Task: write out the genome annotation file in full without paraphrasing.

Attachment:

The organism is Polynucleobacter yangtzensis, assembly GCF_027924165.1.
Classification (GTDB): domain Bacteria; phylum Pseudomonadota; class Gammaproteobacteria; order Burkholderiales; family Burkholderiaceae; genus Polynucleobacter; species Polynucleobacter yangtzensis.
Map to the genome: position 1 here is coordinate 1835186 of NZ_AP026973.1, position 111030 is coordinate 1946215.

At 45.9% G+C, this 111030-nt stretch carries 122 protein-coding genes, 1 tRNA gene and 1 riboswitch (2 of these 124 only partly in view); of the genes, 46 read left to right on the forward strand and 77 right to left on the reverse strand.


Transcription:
The organism is Polynucleobacter yangtzensis, assembly GCF_027924165.1.
Classification (GTDB): domain Bacteria; phylum Pseudomonadota; class Gammaproteobacteria; order Burkholderiales; family Burkholderiaceae; genus Polynucleobacter; species Polynucleobacter yangtzensis.
Map to the genome: position 1 here is coordinate 1835186 of NZ_AP026973.1, position 111030 is coordinate 1946215.

At 45.9% G+C, this 111030-nt stretch carries 122 protein-coding genes, 1 tRNA gene and 1 riboswitch (2 of these 124 only partly in view); of the genes, 46 read left to right on the forward strand and 77 right to left on the reverse strand.